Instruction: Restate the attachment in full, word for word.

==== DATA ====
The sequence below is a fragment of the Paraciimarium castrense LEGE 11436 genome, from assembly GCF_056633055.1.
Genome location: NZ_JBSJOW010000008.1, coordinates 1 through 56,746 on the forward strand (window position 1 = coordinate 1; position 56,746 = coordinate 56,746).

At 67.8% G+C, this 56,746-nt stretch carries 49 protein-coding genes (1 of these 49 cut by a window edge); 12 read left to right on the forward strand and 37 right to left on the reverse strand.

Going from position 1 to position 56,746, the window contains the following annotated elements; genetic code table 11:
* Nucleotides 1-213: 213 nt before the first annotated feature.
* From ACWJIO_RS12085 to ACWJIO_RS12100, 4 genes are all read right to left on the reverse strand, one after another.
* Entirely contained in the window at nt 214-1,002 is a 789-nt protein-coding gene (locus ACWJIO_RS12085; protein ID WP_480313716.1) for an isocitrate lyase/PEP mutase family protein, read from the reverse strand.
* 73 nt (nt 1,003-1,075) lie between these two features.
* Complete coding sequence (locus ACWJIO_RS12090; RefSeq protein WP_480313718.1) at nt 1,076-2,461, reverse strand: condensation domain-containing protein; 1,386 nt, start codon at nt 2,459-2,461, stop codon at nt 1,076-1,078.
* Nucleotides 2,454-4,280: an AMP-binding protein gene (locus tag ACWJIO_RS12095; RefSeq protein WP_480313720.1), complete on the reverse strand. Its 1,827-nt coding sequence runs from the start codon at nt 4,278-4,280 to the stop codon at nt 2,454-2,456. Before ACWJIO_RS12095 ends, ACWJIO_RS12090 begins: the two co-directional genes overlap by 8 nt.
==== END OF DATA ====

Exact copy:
The sequence below is a fragment of the Paraciimarium castrense LEGE 11436 genome, from assembly GCF_056633055.1.
Genome location: NZ_JBSJOW010000008.1, coordinates 1 through 56,746 on the forward strand (window position 1 = coordinate 1; position 56,746 = coordinate 56,746).

At 67.8% G+C, this 56,746-nt stretch carries 49 protein-coding genes (1 of these 49 cut by a window edge); 12 read left to right on the forward strand and 37 right to left on the reverse strand.

Going from position 1 to position 56,746, the window contains the following annotated elements; genetic code table 11:
* Nucleotides 1-213: 213 nt before the first annotated feature.
* From ACWJIO_RS12085 to ACWJIO_RS12100, 4 genes are all read right to left on the reverse strand, one after another.
* Entirely contained in the window at nt 214-1,002 is a 789-nt protein-coding gene (locus ACWJIO_RS12085; protein ID WP_480313716.1) for an isocitrate lyase/PEP mutase family protein, read from the reverse strand.
* 73 nt (nt 1,003-1,075) lie between these two features.
* Complete coding sequence (locus ACWJIO_RS12090; RefSeq protein WP_480313718.1) at nt 1,076-2,461, reverse strand: condensation domain-containing protein; 1,386 nt, start codon at nt 2,459-2,461, stop codon at nt 1,076-1,078.
* Nucleotides 2,454-4,280: an AMP-binding protein gene (locus tag ACWJIO_RS12095; RefSeq protein WP_480313720.1), complete on the reverse strand. Its 1,827-nt coding sequence runs from the start codon at nt 4,278-4,280 to the stop codon at nt 2,454-2,456. Before ACWJIO_RS12095 ends, ACWJIO_RS12090 begins: the two co-directional genes overlap by 8 nt.